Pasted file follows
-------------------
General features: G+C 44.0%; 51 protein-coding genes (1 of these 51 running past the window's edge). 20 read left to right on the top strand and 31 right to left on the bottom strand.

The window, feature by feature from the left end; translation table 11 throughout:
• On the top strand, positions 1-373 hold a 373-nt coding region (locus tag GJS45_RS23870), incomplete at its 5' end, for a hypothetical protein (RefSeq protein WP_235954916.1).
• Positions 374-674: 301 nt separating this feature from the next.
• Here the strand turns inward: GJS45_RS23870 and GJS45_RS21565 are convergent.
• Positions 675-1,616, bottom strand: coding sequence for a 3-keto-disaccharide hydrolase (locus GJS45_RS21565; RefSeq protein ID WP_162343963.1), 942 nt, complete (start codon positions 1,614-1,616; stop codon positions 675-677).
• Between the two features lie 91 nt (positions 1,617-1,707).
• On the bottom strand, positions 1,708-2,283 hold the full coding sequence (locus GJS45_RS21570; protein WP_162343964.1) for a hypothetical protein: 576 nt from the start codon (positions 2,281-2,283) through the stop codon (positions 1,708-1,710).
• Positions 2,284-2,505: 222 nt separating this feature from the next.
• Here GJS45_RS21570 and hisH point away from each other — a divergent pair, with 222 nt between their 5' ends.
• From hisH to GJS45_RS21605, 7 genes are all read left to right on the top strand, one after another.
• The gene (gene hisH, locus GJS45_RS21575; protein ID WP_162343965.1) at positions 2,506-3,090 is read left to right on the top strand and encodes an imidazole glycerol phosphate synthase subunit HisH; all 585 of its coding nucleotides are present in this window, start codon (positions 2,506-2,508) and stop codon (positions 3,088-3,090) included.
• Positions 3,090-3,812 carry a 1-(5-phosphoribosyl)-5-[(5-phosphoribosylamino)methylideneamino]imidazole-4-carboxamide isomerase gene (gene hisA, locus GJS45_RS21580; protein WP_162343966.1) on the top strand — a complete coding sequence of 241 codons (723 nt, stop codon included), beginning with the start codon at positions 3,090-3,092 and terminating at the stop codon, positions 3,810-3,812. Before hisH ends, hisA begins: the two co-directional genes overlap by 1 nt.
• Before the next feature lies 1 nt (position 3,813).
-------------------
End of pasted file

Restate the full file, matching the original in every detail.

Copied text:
General features: G+C 44.0%; 51 protein-coding genes (1 of these 51 running past the window's edge). 20 read left to right on the top strand and 31 right to left on the bottom strand.

The window, feature by feature from the left end; translation table 11 throughout:
• On the top strand, positions 1-373 hold a 373-nt coding region (locus tag GJS45_RS23870), incomplete at its 5' end, for a hypothetical protein (RefSeq protein WP_235954916.1).
• Positions 374-674: 301 nt separating this feature from the next.
• Here the strand turns inward: GJS45_RS23870 and GJS45_RS21565 are convergent.
• Positions 675-1,616, bottom strand: coding sequence for a 3-keto-disaccharide hydrolase (locus GJS45_RS21565; RefSeq protein ID WP_162343963.1), 942 nt, complete (start codon positions 1,614-1,616; stop codon positions 675-677).
• Between the two features lie 91 nt (positions 1,617-1,707).
• On the bottom strand, positions 1,708-2,283 hold the full coding sequence (locus GJS45_RS21570; protein WP_162343964.1) for a hypothetical protein: 576 nt from the start codon (positions 2,281-2,283) through the stop codon (positions 1,708-1,710).
• Positions 2,284-2,505: 222 nt separating this feature from the next.
• Here GJS45_RS21570 and hisH point away from each other — a divergent pair, with 222 nt between their 5' ends.
• From hisH to GJS45_RS21605, 7 genes are all read left to right on the top strand, one after another.
• The gene (gene hisH, locus GJS45_RS21575; protein ID WP_162343965.1) at positions 2,506-3,090 is read left to right on the top strand and encodes an imidazole glycerol phosphate synthase subunit HisH; all 585 of its coding nucleotides are present in this window, start codon (positions 2,506-2,508) and stop codon (positions 3,088-3,090) included.
• Positions 3,090-3,812 carry a 1-(5-phosphoribosyl)-5-[(5-phosphoribosylamino)methylideneamino]imidazole-4-carboxamide isomerase gene (gene hisA, locus GJS45_RS21580; protein WP_162343966.1) on the top strand — a complete coding sequence of 241 codons (723 nt, stop codon included), beginning with the start codon at positions 3,090-3,092 and terminating at the stop codon, positions 3,810-3,812. Before hisH ends, hisA begins: the two co-directional genes overlap by 1 nt.
• Before the next feature lies 1 nt (position 3,813).